Even if most of the Europeans are against the idea of a Federal States of Europe.
Even if harmonizing Social Security and Laws is a daunting task almost impossible.
Even if the language, cultural and historical provincialism barriers seems impossible to break.
Even if the fact that we have a mixed Republic / Monarchy political system that turns any Federation idea into a legal and institucional governance nightmare.
I do believe that we will be pushed to it even against all odds… and sooner than later. Why?
Now what? A breakup of the euro is very nearly unthinkable, as a sheer matter of practicality. As Berkeley’s Barry Eichengreen puts it, an attempt to reintroduce a national currency would trigger “the mother of all financial crises.” So the only way out is forward: to make the euro work, Europe needs to move much further toward political union, so that European nations start to function more like American states. (here)
But a Federation would require much more integration at taxation, prices, wages, social security, education levels than anything else. That’s why the Euro was a mistake. None of the previous were in place, and still aren’t, to allow a feasible monetary integration growth at no one’s expenses but as a common goal.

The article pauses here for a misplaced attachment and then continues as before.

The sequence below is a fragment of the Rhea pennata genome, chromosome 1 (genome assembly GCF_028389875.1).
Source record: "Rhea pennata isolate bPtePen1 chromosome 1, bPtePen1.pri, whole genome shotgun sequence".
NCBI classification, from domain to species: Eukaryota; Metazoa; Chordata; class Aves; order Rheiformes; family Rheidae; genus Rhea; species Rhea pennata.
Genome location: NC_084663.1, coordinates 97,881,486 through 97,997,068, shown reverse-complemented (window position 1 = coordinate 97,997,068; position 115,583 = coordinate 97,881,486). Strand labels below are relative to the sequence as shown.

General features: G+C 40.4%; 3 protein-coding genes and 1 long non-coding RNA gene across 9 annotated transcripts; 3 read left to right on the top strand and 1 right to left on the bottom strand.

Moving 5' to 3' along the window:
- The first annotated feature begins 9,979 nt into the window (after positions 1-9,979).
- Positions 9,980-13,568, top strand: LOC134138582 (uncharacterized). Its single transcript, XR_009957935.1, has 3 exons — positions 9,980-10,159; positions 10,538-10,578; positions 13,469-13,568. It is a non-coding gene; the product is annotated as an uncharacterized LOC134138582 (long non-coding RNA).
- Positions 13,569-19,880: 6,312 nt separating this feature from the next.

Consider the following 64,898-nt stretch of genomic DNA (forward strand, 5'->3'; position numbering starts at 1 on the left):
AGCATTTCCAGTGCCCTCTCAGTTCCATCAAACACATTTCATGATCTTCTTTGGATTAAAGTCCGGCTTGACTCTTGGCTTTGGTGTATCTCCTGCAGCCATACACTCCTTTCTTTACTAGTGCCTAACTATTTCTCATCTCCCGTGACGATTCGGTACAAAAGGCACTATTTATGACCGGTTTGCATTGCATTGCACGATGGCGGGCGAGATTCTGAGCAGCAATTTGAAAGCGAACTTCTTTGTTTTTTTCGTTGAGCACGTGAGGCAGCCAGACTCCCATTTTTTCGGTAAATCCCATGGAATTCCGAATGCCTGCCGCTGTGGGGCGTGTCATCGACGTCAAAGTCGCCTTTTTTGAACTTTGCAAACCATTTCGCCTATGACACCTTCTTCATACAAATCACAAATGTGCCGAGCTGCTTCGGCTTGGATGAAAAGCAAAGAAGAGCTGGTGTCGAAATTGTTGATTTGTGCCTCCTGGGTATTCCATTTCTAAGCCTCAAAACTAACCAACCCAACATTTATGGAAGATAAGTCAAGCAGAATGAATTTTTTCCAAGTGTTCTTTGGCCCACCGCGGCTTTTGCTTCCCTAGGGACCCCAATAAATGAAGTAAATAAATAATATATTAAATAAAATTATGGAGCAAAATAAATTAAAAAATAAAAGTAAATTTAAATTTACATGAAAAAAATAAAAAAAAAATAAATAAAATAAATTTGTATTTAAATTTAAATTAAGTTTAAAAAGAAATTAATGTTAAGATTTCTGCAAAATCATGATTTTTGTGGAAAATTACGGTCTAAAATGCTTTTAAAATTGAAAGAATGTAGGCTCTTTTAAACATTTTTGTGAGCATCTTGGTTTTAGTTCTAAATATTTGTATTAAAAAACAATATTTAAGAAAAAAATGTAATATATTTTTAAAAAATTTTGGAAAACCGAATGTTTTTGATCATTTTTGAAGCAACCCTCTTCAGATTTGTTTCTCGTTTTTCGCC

What is even more sad was hearing the Swedish Finance Minister in the television today saying that Greece is doing less than expected and that they will have to push taxes higher and IMF (not the BCE nor the Eurostat) should monitor closely Greeks’ finances. Sad to see that the flexibility that French and German had is not good for the others. Sad to see that EU governments don’t believe in EU insititutions to do the job and need to ask an external entity to do it for them. The USA or the Russian Federation would never accept that IMF tells them how to rule their countries.
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Note: this article was last updated in February 17th, 2010
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